Yet when Obama speaks of the Israel that inspires him, it's clear that his parameters are not religious at all, but either purely political (as when he praises the kibbutzim, a failed agrarian socialist experiment that produced many of the early Israeli leaders), very controversial (Moshe Dayan, who was not religious, who referred to himself as a "Mesopotamian," and was a celebrated thief of artifacts from the Israel Museum), or totally misunderstood by the president, as Eli Lake has pointed out in the case of Golda Meir.
He isn't very good on Islam and Moslems either, and he's positively weird on anti-Semitism. His June, 2009 speech to the "Moslem world" in Cairo praised Islam's tradition of tolerance, a tradition that doesn't exist.
He does not seem to know about the doctrine of dhimmitude, which at best relegates non-Moslems to second-class status, and levies special taxes on them.
His complaints about Israeli security measures that annoy the Palestinians aren't matched by complaints about Palestinians murdering Jews.
His Orwellian instructions to avoid saying things like "radical Islam" and his frequent reference to the "Holy Koran" (with no corresponding adjective for the Christian Bible or the Torah) suggest intellectual ignorance and political/religious bias.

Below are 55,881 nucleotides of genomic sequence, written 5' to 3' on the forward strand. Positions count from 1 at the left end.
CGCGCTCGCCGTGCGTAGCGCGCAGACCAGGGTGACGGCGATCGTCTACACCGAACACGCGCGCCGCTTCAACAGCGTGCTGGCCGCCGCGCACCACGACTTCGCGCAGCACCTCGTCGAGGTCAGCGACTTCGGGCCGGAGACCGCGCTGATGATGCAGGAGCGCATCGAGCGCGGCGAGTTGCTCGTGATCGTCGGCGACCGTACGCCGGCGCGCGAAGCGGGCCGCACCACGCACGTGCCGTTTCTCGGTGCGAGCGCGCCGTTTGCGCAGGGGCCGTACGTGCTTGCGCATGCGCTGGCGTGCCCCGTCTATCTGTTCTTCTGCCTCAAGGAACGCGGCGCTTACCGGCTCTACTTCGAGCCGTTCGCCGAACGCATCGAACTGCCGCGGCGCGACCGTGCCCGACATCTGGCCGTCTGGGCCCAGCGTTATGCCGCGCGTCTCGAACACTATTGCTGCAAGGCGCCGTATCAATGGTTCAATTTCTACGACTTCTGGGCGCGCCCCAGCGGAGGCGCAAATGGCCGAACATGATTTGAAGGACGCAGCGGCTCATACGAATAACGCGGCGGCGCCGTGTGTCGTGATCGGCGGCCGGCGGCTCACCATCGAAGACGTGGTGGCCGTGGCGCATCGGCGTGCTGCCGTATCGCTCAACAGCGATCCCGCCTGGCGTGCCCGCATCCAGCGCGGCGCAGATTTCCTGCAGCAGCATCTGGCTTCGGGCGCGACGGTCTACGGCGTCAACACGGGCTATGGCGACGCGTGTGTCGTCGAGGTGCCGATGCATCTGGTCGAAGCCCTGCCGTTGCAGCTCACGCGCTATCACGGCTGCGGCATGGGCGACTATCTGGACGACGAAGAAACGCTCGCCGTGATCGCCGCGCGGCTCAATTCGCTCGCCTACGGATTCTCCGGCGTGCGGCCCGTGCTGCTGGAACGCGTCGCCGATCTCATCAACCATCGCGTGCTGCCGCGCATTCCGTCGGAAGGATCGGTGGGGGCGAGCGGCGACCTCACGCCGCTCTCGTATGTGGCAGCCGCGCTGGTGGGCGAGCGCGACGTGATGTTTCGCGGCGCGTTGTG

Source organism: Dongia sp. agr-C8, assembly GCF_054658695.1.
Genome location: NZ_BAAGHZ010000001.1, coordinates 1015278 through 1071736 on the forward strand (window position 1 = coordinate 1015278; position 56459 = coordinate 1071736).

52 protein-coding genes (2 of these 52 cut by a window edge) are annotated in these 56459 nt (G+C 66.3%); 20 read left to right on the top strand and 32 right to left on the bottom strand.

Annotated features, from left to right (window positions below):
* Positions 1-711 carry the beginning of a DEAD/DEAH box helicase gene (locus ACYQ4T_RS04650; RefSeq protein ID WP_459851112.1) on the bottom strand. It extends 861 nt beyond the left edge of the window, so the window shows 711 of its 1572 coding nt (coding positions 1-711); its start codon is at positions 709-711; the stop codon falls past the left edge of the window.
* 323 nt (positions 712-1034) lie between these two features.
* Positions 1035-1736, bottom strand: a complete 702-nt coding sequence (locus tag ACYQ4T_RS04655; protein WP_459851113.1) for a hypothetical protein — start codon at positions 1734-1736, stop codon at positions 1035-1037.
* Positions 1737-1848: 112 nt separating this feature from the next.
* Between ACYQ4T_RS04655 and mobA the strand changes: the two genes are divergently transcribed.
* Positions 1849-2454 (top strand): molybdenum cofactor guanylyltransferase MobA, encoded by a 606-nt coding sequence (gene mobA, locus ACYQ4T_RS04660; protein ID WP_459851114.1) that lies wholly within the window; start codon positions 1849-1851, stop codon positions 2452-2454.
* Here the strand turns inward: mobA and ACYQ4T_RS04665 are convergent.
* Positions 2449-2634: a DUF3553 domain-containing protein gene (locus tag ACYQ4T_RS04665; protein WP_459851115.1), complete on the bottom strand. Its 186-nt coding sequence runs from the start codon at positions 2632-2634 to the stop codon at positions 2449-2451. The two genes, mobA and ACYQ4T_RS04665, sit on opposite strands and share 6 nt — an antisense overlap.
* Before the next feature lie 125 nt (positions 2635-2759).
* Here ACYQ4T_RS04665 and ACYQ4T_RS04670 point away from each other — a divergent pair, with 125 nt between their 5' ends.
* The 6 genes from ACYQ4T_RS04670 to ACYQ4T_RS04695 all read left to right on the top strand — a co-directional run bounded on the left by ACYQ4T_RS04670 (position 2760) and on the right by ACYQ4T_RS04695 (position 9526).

Antisemitism is either ignored or "explained away." When Jews were gunned down in a kosher market in Paris by outspoken Jew-haters, the president's gut reaction was to call it "random." And Obama's disquisition - in his May 19 interview with Jeff Goldberg linked above - about Iranian anti-Semitism defies deconstruction.
"Well, the fact that you are anti-Semitic, or racist, doesn't preclude you from being interested in survival. It doesn't preclude you from being rational about the need to keep your economy afloat; it doesn't preclude you from making strategic decisions about how you stay in power; and so the fact that the Supreme Leader is anti-Semitic doesn't mean that this overrides all of his other considerations.
You know, if you look at the history of anti-Semitism, Jeff, there were a whole lot of European leaders - and there were deep strains of anti-Semitism in this country."
How to parse all that?
The whole point of Jew-hatred is that its believers are convinced that the Jews are a threat to their survival. Antisemitism has often overwhelmed "all other considerations."